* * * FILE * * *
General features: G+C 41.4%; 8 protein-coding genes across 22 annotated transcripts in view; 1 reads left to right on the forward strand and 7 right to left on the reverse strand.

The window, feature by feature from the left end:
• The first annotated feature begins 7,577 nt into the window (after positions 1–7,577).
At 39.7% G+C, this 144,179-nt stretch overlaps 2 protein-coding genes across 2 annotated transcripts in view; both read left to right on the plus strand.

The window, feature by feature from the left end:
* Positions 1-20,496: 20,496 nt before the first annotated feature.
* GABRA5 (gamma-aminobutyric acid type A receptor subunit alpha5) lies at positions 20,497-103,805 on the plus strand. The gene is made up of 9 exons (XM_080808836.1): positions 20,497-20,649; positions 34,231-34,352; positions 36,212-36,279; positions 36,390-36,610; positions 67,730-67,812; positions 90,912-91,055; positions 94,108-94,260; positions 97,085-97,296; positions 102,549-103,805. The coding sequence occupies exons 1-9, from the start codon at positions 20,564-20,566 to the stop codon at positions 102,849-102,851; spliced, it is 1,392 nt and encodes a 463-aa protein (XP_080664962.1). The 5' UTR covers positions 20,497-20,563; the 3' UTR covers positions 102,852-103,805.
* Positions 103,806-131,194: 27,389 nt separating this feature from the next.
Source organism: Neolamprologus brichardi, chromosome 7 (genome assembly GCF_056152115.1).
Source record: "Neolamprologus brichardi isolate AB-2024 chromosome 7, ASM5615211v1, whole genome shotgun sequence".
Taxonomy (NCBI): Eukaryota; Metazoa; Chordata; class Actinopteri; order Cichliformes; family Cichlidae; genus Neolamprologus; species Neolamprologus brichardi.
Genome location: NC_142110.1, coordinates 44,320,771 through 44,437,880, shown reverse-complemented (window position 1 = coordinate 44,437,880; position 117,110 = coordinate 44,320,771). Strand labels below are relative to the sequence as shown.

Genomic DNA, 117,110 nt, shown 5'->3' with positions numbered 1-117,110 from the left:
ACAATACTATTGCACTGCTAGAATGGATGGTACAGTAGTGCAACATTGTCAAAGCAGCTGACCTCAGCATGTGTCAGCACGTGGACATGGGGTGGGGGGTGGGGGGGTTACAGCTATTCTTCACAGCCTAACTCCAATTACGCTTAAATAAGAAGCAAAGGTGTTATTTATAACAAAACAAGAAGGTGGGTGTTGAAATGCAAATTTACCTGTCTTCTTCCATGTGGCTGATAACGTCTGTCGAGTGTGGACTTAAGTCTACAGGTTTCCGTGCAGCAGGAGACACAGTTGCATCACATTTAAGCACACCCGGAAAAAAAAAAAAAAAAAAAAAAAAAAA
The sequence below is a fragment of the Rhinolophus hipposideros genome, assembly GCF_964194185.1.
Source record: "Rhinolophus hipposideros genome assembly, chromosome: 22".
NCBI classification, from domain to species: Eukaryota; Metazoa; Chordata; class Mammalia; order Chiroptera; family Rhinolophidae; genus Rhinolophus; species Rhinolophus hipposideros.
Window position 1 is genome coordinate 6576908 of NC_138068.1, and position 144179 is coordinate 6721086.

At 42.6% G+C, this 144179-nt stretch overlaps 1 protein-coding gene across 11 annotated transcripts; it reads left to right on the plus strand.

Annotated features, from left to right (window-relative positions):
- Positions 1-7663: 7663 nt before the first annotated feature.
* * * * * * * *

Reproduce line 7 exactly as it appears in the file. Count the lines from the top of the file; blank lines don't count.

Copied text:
* GABRA5 (gamma-aminobutyric acid type A receptor subunit alpha5) lies at positions 20,497-103,805 on the plus strand. The gene is made up of 9 exons (XM_080808836.1): positions 20,497-20,649; positions 34,231-34,352; positions 36,212-36,279; positions 36,390-36,610; positions 67,730-67,812; positions 90,912-91,055; positions 94,108-94,260; positions 97,085-97,296; positions 102,549-103,805. The coding sequence occupies exons 1-9, from the start codon at positions 20,564-20,566 to the stop codon at positions 102,849-102,851; spliced, it is 1,392 nt and encodes a 463-aa protein (XP_080664962.1). The 5' UTR covers positions 20,497-20,563; the 3' UTR covers positions 102,852-103,805.